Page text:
# P vs NP: Assuming P = NP

Lets assume $P = NP$. Can we say if every language $L \in P$, then $L \in NPC$?

I read $P \subseteq NP$, which means that $L\in NP$. So I know for example, that a language can be $NP \text{ hard}$, but it doesn't have to be in $NP$, e.g. $HALT$.

But what about the case above. Is the language also $NPC$?

• A diagram. Dec 27, 2013 at 18:44
• @KarolisJuodelė: Could you also explain it with a few sentences? I saw the same diagram on wikipedia, but I could not find an explanation for it.
– user11941
Dec 27, 2013 at 18:59
• This question is answered in the Wikipedia article on NP-completeness; see the diagram on the upper-right. I have higher expectations for the amount of research you do on your own before asking.
– D.W.
Mar 7, 2014 at 19:11

Yes. Every* problem in $P$ can be reduced to any other problem in $P$ using polynomial-time reductions (since the reduction is allowed to do polynomial work, it can just solve the problem itself).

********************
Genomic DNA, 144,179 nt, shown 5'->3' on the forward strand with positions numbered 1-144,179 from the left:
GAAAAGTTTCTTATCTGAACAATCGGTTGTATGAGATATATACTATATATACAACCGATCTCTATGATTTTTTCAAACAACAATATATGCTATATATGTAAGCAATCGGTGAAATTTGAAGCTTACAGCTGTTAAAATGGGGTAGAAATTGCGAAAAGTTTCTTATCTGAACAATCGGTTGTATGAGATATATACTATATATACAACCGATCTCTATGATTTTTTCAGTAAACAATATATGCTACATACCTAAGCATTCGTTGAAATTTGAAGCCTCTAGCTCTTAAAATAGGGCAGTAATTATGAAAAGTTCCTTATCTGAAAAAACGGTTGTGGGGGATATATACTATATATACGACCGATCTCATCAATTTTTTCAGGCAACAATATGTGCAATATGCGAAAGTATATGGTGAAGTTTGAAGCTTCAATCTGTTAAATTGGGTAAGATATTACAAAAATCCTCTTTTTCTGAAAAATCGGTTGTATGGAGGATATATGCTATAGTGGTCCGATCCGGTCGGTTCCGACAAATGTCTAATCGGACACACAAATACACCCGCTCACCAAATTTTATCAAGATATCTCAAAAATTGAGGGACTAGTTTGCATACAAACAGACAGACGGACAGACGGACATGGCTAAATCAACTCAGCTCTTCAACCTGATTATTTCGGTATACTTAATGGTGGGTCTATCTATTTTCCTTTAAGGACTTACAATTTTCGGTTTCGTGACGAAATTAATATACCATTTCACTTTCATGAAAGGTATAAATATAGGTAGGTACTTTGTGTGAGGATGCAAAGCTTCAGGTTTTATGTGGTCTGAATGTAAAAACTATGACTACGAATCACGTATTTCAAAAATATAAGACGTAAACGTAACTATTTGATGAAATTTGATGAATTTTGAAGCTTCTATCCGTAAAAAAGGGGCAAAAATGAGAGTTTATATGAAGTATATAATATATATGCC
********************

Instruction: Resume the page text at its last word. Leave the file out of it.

If $P=NP$, then it follows that every* problem in $NP$ can be reduced to any* other problem in $NP$ -- in other words, every* problem in $NP$ is $NP$-complete. This implies that if $L \in P$ and if $P=NP$ then* $L$ is $NP$-complete.
Footnote *: There is an exception for the empty language ($\emptyset$) and the universal language ($\Sigma^*$). For purposes of gaining a rough conceptual understanding, this technical detail can probably be safely ignored.
• Hi D.W., I have a question to a statement of yours. You said:" If $P=NP$, then it follows that every problem in NP can be reduced to any other problem in NP..." What about if $P!=NP$. Does it still follow that every Problem in $NP$ can be reduced to any other problem in $NP$?
• @user2965601, no, if $P\neq NP$, then there are problems in $NP$ and not in $P$ that are not $NP$-complete. Feb 15, 2014 at 5:06